In papers filed jointly with the U.S. District Court for the Southern District of New York, attorneys for Viracon, of Owatonna, Minn., and the two Valhalla, N.Y.-based defendants, J&L Curtain Wall LLC and Cappelli Enterprises Inc. (CEI), say they were unable to reach a settlement during a 45-day stay period granted by the judge.

Viracon, which wants a jury trial to resolve the matter, is seeking “direct, actual and compensatory damages” for “an amount greater than $1,315,000 plus pre-verdict interest” for IGUs delivered to J&L on behalf of CEI without payment, according to documents filed in March 2013 by James S. Dobis, the company’s New York-based attorney.

Viracon alleges that it manufactured and delivered the IGUs ordered by J&L “on behalf of itself and/or Cappelli Enterprises” in 2009, according to court documents. J&L Curtain Wall and CEI concede that “Viracon delivered certain IGUs to J&L,” but denies that J&L was acting on its behalf. If true, responsibility for the bill would fall exclusively on J&L, which is no longer in business.

Neither Dobis nor Patrick M. Reilly, the White Plains, N.Y.-based attorney representing both defendants, could be reached for comment.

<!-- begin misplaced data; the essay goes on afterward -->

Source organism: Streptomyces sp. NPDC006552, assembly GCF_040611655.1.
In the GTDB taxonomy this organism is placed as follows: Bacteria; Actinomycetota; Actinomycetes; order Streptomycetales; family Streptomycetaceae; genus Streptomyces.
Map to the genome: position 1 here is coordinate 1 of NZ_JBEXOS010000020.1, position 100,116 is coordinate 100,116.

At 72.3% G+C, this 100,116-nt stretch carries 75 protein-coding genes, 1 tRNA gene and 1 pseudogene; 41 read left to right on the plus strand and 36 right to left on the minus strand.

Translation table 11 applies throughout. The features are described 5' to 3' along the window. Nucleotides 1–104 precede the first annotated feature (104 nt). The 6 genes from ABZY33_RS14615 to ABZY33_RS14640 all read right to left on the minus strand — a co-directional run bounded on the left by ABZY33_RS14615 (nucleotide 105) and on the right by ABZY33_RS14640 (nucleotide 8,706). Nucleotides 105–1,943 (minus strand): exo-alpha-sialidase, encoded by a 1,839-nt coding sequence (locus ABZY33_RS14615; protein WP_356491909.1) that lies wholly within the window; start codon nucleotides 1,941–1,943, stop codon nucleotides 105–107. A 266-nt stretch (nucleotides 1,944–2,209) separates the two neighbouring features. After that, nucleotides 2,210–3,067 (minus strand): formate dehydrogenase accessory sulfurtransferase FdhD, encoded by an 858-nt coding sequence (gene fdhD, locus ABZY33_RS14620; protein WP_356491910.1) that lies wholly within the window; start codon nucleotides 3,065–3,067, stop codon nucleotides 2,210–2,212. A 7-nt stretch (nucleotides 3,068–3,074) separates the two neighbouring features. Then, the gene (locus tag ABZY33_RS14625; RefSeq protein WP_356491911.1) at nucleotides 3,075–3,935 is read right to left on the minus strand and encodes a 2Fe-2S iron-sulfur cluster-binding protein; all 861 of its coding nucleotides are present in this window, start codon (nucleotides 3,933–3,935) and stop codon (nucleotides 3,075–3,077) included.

Viracon says it acted “in good faith” when it manufactured and/or delivered the IGUs to CEI “through its agent, J&L,” according to court records. Viracon accuses CEI of “illegally, unlawfully and/or unfairly benefited from the manufacture and/or receipt of the IGUs by accepting the IGUs and then failing to make the necessary payments.”

The plaintiff says the IGUs that CEI received were valued at more than $963,800, while the others Viracon specifically manufactured had a collective value of more than $97,000, according to court records.

Viracon alleges that J&L is now “insolvent and/or no longer actively engaged in business,” according to court papers.

A woman who answered the phone at J&L’s headquarters confirmed that the company was no longer in business.

Federal Judge Issues Default Judgment Against AAI
A federal judge has issued a default judgment against American Architecture Inc. (AAI) and ordered the seizure and sale of remaining company properties to help pay off the bankrupt company’s debts.